Collaboration for a living lab for people toward low-emission food system development in Kenya
CGIAR Initiative on Low-Emission Food Systems
- Impact Area
Living labs are gaining in popularity in different parts of the world. But do we always agree on what a living lab actually is?
Scientists among themselves have very different visions of a living lab. Bringing in other stakeholders does not make it less confusing to reach an agreement.
The term itself invokes an image like this:
A living lab makes us think of a makes us think of a city or landscape as an open laboratory, a geographical space where scientists, policymakers, entrepreneurs, innovators, governance structures, and citizens can “plug in” to test and scale innovations, new technologies, that still need to be made “field proof,” but in a real life setting
A concept emerging in the 1990s mostly in Europe, living labs often were mentioned in the context of open innovation. However, to be applied in a different context requires adaptation for all theories and practices, so this applies also to the living lab when applied in Kenya.
Our first consultation of stakeholders in Nandi County in November 2022 was very helpful in putting these ideas “coming from elsewhere” into a context: While as scientists, we still struggled to see a clear structure between food systems and mitigation research, and how a participatory, bottom-up oriented living lab can fit into the different objectives of both, it was much clearer in the workshop.
“Nandi is an agro-based economy. This project comes at the right time. None of us is going to escape the impact of climate change. We all have a responsibility to act responsible,” said Dr. Benard Kiplimo Lagat, the County Executive Committee (CEC) member for agriculture and cooperatives at the opening of the cross-initiative workshop of the CGIAR initiatives for Livestock and Climate, Low Emission Food Systems and HER+ Gender and Equality.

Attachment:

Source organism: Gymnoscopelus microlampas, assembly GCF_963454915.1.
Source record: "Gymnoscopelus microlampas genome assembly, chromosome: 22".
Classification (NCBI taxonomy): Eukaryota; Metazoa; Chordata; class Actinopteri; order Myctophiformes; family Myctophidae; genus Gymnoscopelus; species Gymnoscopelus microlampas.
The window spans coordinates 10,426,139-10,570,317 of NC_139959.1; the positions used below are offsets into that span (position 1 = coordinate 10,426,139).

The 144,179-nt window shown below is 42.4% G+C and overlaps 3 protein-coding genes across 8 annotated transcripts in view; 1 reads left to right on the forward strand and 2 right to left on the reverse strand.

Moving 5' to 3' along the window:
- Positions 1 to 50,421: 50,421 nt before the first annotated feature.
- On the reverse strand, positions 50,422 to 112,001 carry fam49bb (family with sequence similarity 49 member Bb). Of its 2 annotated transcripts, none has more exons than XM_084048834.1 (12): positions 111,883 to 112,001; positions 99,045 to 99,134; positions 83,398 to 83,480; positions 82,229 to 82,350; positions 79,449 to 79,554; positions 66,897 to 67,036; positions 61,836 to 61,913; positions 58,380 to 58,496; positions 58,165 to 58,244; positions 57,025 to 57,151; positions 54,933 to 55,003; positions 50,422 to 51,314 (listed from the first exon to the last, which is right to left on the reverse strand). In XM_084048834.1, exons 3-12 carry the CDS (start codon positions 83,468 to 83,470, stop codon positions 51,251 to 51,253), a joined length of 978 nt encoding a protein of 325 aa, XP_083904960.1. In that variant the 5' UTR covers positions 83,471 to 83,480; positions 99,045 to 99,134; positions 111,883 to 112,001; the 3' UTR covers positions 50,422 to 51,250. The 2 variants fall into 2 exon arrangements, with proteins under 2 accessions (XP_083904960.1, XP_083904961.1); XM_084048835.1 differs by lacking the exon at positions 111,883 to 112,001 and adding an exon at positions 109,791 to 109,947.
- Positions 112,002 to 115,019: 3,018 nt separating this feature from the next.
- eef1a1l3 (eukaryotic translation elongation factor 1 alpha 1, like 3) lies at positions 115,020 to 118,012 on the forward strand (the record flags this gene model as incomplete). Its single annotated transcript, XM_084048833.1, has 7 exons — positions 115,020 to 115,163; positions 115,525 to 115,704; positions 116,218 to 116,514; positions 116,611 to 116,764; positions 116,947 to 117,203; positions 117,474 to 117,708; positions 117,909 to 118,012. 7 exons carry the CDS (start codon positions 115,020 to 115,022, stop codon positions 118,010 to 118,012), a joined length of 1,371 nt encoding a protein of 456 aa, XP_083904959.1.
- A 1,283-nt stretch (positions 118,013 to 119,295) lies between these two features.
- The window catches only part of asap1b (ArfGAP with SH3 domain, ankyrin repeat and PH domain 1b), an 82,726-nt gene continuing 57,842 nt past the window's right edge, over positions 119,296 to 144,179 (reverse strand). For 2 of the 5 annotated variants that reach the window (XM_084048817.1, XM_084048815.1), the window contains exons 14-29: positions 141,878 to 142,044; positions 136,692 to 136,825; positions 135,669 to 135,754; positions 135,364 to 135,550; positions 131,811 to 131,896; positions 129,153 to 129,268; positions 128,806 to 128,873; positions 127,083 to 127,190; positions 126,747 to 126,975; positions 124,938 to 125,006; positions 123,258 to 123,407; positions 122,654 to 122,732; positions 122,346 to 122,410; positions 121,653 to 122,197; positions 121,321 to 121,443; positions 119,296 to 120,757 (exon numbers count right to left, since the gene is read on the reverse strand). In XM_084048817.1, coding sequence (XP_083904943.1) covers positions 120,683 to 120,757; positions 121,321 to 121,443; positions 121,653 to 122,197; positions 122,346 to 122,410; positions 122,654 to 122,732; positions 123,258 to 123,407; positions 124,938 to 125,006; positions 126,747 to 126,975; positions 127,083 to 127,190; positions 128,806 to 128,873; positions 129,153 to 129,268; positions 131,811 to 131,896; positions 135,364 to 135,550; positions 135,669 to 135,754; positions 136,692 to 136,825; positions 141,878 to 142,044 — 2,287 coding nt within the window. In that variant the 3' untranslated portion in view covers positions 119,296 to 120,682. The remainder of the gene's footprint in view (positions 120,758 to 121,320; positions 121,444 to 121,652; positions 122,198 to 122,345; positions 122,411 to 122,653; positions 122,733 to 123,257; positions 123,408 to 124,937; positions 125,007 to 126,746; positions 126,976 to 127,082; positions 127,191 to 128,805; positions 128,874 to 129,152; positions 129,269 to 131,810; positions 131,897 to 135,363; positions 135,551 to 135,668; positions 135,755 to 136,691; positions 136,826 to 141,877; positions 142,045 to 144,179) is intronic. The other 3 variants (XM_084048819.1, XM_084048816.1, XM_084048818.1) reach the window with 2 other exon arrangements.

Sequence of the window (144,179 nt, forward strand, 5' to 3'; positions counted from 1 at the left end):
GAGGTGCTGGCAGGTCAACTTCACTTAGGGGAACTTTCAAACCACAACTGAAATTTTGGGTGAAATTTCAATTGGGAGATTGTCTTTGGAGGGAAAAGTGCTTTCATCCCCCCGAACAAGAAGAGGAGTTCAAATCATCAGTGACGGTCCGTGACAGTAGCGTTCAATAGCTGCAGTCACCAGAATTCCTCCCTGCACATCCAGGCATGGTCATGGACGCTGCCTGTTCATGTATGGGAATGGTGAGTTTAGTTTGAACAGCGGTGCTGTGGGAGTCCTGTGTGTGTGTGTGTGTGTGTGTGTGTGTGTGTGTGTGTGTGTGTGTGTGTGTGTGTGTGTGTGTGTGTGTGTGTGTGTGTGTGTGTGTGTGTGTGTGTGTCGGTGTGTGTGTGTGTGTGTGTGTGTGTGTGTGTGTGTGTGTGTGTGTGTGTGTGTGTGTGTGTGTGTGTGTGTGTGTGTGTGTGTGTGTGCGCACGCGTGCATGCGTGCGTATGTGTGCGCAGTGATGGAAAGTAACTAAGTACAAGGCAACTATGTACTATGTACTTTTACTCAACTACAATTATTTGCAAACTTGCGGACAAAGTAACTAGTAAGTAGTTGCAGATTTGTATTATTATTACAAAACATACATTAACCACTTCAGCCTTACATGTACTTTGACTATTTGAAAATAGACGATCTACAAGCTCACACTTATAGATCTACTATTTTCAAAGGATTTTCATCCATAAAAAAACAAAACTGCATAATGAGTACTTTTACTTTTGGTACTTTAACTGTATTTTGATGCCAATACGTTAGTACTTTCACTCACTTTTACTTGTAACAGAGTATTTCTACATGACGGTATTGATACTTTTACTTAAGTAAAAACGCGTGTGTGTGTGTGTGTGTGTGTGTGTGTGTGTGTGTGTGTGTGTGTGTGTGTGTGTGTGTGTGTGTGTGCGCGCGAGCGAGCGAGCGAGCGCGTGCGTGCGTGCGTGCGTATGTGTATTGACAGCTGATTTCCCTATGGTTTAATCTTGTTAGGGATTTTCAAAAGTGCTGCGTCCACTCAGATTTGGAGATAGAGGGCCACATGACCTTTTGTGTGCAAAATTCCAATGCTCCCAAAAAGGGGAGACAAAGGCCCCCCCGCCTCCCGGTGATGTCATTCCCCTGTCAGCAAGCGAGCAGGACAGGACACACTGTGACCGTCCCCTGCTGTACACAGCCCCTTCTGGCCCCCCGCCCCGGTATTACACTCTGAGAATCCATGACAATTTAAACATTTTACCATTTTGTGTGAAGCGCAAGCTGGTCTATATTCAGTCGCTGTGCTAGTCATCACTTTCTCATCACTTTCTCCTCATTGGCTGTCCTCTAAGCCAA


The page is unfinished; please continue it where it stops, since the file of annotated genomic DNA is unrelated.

What innovation cases for low-emission food system development can we think of in Nandi, that a living lab for people, or LL4P, could support?
There are youth groups moving away from dairy to sheep because the low milk price and the challenge of gaining access to land are discouraging especially young people. There is a need for innovative borrowing schemes for groups to enable them to invest in start-ups that some banks could be interested in supporting. There are women groups setting up kitchen gardens both for household consumption and sale, and indigenous communities that could make a living marketing indigenous forest honey and protect forest land at the same time. These are great examples of the diversity of innovation cases that an LL4P will have to assess for their viability and also for their low emission potential.
In a diverse county like Nandi, with many different stakeholders in the food system, the question is also, does a living lab really have to be centralized? Or could it emerge in a spider web all over the county?
Those are interesting questions that will have to be answered in the engagement between researchers from Mitigate+ and stakeholders in Nandi. After all, Mr. Thomas, a farmer and former teacher, described very well what the point of a “living lab for people” can be.
“What you showed us today is all very well, but it is theory, what we need is something practical,” said Mr. Thomas. “You should not meet us in a hotel, next time you better come to our farms, and we talk about practical things, about technologies that work for us instead so that we can make a difference.”
See more information on Mitigate+ here.
Photo credit: Birgit Habermann / ILRI